As strong as it is silent, once you see the wag of an Alaskan Malamute’s plumed tail you’ll be hard-pushed to turn back. This wolfish-looking dog carries itself with a regal stature and for good reason; the Malamute is one of the oldest dog breeds in history. Despite their size, the Alaskan Malamute is a gentle soul who wants to be friends with everyone they meet. Far from a guard dog, this breed is best suited to pulling your kids along on a sledge or digging a spectacular hole in the back garden.
Breed Group: Working
Coat length: Medium
Exercise: Lots of exercise – at least two hours per day
Grooming required?: Every day
Go back a few thousand years and you’ll see the Alaskan Malamute’s ancestors crossing the land bridge from Siberia to Alaska. One tribe, the Mahlemut (hence the name), settled in the north-eastern Seward Peninsula and it’s there that the Alaskan Malamute was first bred. At that time, the breed was used to hunt seals and pull heavy sledges. The Alaskan Malamute is one of the oldest Arctic sled dogs where you can still spot them at work today, as well as now being a much-loved family pet.
You can expect your Alaskan Malamute to live between 10-12 years. They are generally healthy dogs, having evolved to withstand some of the harshest outdoor conditions, but can be prone to hip dysplasia and hereditary cataracts.
Despite not being big-time barkers, Malamutes are known for the characteristic “woo-woo” sound they make. With training, this can be taught to be done on cue as their way of saying please or thank you or to simply cheer you along during your day.
Alaskan Malamutes may look like an imposing guard dog type but they’re actually superb people-pleasers and love making friends with everyone they meet. From the postman to the neighbours, expect your Malamute to jump at the chance of a paw-shake with any passers-by. Their naturally curious disposition makes them great family dogs, although their curiosity may often extend to putting their paws on your shoulder to look you in the eye, which can be surprising for those not in the know.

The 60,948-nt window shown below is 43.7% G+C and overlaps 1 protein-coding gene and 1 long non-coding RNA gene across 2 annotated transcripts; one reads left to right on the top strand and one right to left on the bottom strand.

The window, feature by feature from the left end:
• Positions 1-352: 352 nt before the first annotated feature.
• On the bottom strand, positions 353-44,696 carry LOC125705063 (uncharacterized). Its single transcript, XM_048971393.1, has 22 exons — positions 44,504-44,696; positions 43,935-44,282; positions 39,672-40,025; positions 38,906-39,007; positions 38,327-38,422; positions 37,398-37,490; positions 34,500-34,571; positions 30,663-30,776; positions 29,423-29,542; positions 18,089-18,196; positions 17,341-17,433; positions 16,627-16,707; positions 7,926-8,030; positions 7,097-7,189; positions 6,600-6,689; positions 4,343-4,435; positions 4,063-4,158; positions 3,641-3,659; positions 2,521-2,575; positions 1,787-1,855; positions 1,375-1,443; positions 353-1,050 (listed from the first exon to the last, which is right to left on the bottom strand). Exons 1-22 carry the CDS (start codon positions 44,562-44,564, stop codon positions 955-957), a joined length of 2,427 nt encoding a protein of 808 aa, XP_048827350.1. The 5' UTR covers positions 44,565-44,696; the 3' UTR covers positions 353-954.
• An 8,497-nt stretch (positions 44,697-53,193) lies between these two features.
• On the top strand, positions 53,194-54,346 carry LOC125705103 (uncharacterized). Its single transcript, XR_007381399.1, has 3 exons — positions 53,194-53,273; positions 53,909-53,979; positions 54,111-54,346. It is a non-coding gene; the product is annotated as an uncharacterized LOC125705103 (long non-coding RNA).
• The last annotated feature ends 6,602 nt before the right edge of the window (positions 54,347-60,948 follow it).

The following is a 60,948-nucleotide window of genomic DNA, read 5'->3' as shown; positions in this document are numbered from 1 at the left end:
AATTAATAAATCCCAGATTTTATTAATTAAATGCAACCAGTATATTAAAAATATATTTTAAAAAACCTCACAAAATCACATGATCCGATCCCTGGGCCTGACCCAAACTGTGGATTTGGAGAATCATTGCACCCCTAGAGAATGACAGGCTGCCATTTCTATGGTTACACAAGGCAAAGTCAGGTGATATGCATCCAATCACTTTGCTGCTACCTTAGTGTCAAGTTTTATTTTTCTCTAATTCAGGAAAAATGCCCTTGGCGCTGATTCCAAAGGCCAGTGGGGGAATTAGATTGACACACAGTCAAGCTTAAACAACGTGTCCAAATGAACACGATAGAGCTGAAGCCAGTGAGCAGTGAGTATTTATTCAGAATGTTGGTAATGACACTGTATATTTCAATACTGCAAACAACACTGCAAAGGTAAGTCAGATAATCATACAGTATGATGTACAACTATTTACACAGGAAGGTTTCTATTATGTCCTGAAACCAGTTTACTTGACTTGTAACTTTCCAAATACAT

The Alaskan Malamute is not for the lazy-hearted. This breed loves to be outdoors and active. Keep them inside for too long and you may find your sofa has become a chew toy. For that reason, they’re best suited to owners who live an active lifestyle where they can become part of every activity.
Like any large working dog, good training from a young age is essential to helping your Alaskan Malamute to become a good canine citizen. Training classes, obedience and socialisation are all key to helping your Malamute understand its role in the pack and how to behave appropriately with other doggy playmates and people. Due to their high-intelligence they’re quick learners and respond well to positive reinforcement. With an instinctive love of work, they can also be taught to pull packs, luggage and to compete in dog sports.
Owners report that the Alaskan Malamute is easy to housebreak and with a tendency to keep its own coat clean.
Where to find the Alaskan Malamute
You don’t have to travel to Alaska to find one of these gorgeous dogs, check out one of the many local breed groups we’ve found in the list below.
Find an Alaskan Malamute with peace of mind by using this list of Kennel Club assured breeders (KCAB).
Adopt an Alaskan Malamute
Alaskan Malamutes can live up to 15 years so there’s plenty of life in the old dog yet, for previous pets and retired sled-pullers.